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SERVICE IN THE BLACK-HAWK WAR-1832.
Breaking out of the Black-Hawk War.-The Invasion of 1831.-The Rock-river Country Threatened.-Prompt Action of Gov. Reynolds.Retreat of Black-Hawk. Treaty of 1804 Re-affirmed. — Bad Faith of the Indians.-Invasion of 1832.-Volunteers Called For.Abraham Lincoln one of a Company from Menard County. He is chosen Captain.-Rendezvous at Beardstown.-Hard Marches across the Country to Oquawka, Prophetstown and Dixon.--Expected Battle Avoided by the Enemy.-Discontent among Volunteers.-They are Disbanded.-Captain Lincoln Remains, Volunteering for Another Term of Service.--Skirmishing Fights.-Arrival of New Levies.Encounter at Kellogg's Grove.-Black-Hawk at the Four Lakes.He Retreats.---Battle on the Wisconsin.---Hastens Forward to the Mississippi.---Battle of the Bad-ax.---End of Lincoln's First Campaign.---Autobiographic Note.
WHILE Abraham Lincoln was quietly performing his duties in the pioneer "store," in Menard county, reports were received of an alarming Indian invasion, on the western border of the State. In the spring of 1831, the noted Black-Hawk, an old chief of the Sac tribe of Indians, repudiating the treaty by the terms of which they had been removed beyond the Father of Waters, re-crossed the river with his women and children, and three hundred warriors of the Sacs, together with allies from the Kickapoo and Pottawatomie nations. His object was again to take possession of his old hunting-grounds, and to establish himself where the principal village of his nation before had been, in the Rock-river country. The Indians began committing depredations upon the property of the white settlers, destroying their crops, pulling down their fences, driving off and slaughtering their cattle, and ordering the settlers. themselves to leave under penalty of being massacred.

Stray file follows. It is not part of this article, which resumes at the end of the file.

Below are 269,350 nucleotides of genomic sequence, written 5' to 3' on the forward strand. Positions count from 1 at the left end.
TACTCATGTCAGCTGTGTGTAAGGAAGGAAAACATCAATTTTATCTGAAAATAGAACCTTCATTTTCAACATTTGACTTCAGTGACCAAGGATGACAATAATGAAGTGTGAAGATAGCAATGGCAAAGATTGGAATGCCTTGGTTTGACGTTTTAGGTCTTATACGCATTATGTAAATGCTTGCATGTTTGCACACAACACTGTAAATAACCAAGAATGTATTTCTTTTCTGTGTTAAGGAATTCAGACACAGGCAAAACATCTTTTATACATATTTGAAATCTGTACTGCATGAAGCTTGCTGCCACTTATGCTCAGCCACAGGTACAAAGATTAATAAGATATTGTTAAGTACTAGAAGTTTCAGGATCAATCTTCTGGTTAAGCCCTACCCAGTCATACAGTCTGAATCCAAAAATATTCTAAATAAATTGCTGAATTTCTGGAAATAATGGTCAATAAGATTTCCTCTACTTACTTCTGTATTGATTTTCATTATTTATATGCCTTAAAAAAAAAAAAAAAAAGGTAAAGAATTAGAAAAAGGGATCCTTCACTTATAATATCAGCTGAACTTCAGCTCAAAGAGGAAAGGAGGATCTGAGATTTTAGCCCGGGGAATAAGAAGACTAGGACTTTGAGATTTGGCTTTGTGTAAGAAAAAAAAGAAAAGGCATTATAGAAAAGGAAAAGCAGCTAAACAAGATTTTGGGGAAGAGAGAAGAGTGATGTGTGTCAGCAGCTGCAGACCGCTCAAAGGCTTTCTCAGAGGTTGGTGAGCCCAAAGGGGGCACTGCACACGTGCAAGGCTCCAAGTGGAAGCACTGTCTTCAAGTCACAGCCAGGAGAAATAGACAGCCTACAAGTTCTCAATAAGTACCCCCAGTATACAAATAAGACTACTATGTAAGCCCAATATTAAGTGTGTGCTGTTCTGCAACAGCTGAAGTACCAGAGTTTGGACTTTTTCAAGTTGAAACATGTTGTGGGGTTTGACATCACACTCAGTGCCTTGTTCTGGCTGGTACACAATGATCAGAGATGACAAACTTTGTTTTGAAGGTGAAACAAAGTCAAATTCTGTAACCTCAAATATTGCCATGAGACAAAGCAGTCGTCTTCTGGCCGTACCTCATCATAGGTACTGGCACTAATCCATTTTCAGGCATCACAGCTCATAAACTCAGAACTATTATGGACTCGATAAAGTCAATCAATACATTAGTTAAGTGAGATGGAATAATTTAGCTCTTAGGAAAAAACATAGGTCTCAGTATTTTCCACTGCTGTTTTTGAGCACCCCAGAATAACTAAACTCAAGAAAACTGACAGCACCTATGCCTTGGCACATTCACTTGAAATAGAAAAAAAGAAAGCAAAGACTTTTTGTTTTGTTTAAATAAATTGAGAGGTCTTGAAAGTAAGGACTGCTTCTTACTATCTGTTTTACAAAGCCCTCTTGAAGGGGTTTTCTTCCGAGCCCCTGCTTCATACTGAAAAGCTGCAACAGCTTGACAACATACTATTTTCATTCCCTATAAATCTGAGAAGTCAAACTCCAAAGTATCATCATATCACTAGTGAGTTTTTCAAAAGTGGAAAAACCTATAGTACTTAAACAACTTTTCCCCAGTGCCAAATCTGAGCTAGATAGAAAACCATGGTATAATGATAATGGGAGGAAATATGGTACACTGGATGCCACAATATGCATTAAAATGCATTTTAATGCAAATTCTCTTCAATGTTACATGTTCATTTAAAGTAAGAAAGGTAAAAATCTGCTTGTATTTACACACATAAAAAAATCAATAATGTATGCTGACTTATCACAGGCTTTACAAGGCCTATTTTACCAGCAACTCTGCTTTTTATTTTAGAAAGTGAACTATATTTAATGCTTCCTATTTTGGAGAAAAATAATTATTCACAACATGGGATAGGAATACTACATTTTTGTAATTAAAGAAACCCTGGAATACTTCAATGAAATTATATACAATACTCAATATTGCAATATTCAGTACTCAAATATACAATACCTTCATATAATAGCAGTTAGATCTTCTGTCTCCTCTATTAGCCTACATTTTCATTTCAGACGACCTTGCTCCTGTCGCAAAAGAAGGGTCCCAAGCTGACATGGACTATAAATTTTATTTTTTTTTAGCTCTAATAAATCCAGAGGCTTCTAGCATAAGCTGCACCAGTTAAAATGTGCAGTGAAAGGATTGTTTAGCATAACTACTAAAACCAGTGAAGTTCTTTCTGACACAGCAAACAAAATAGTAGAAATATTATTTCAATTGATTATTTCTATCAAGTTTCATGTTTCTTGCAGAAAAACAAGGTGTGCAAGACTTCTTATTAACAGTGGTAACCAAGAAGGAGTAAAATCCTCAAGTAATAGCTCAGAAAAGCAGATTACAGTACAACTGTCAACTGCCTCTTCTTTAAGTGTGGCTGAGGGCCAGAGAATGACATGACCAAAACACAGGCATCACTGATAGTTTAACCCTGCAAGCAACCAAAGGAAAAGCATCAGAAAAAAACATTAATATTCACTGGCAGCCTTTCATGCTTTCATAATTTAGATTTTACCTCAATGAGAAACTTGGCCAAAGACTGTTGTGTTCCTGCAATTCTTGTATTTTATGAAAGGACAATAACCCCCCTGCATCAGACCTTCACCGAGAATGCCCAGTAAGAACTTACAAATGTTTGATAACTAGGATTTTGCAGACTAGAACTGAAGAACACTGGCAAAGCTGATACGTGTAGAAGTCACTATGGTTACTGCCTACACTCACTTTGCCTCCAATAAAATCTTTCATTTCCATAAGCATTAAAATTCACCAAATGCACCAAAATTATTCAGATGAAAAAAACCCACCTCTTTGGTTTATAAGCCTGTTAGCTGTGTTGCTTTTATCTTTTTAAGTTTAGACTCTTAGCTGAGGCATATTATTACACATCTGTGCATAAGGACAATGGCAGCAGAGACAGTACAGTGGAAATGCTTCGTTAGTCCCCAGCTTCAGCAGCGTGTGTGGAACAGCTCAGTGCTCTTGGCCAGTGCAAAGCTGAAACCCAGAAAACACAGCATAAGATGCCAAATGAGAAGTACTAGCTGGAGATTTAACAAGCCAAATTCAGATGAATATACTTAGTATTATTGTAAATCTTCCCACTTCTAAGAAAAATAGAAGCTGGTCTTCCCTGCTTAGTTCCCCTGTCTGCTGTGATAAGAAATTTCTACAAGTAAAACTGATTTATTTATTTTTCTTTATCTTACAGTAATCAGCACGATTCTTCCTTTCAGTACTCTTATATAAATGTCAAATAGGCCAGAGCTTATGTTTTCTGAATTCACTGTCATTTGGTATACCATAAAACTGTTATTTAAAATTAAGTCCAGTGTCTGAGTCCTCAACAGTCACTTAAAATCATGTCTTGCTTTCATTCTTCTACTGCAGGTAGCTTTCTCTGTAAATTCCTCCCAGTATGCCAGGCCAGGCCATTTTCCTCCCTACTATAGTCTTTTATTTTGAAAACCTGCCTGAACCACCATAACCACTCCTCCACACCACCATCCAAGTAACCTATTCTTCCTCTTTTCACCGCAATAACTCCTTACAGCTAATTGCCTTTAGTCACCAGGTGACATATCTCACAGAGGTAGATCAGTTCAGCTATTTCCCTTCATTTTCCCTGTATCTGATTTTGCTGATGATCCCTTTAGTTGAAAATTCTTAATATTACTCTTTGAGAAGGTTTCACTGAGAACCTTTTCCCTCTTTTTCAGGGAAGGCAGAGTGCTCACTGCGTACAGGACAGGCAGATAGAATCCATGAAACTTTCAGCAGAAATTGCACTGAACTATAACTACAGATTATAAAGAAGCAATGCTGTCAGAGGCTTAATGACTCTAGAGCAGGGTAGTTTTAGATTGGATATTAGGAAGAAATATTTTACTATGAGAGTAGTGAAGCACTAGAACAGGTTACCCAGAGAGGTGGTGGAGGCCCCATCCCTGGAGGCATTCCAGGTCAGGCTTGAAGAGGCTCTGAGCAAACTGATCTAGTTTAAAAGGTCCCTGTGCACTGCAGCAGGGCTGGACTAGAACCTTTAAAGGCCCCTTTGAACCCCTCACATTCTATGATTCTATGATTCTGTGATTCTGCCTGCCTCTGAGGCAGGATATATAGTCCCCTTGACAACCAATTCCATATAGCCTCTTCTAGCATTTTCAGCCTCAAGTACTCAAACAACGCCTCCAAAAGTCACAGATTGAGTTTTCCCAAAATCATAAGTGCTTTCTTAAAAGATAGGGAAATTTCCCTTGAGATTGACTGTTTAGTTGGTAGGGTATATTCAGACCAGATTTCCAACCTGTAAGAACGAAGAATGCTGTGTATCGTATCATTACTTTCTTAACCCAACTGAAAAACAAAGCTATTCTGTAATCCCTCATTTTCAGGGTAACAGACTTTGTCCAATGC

In response to the representations of Gov. Reynolds, to whom the settlers applied for protection, Gen. Gaines, commander of the United States forces in that quarter, took prompt and decisive measures to expel these invaders from the State. With a few companies of regular soldiers, Gen. Gaines at once took up his position at Rock Island, and at his call, several hundred volunteers, assembled from the northern and central parts of the State, upon the proclamation of Gov. Reynolds, joined him a month later. His little army distributed into two regiments, an additional battalion, and a spy battalion, was the most formidable military force yet seen in the new State. The expected battle did not take place, the Indians having suddenly and stealthily retired again, in their canoes, across the river. The troops had been advanced to Vandruff's Island, opposite the Indian town, where the engagement was anticipated, and there was much dissatisfaction among the volunteers, and some complaints against the generals, Gaines and Duncan, for permitting the enemy to escape.
Whether or not either of these commanders was chargeable with blame, this retreat of Black-Hawk only prolonged the difficulties impending, and prepared the way for a more formidable and eventful campaign the next season. Gen. Gaines, however had taken measures to preclude any such possibility, so far as the deliberate engagements of the uneasy chief could avail for that purpose. Intimidated by the threats of Gaines to cross the river, and to prosecute the war on that ground, Black-Hawk sued for peace. A treaty was entered into, by which he agreed that he and his tribe should ever after remain on the west side of the river, unless by permission of the State Governor, or of the President. Thus was the treaty of 1804 re-affirmed, by which the lands they were claiming had been distinctly conveyed to the United States Government, which, in turn, had sold them to the present settlers.
In express violation, however, of this second deliberate engagement, Black-Hawk and his followers began, early in the spring of 1832, as we have seen, to make preparations for another invasion. Many and grievous wrongs have undoubtedly been inflicted upon the savage tribes by the superior race,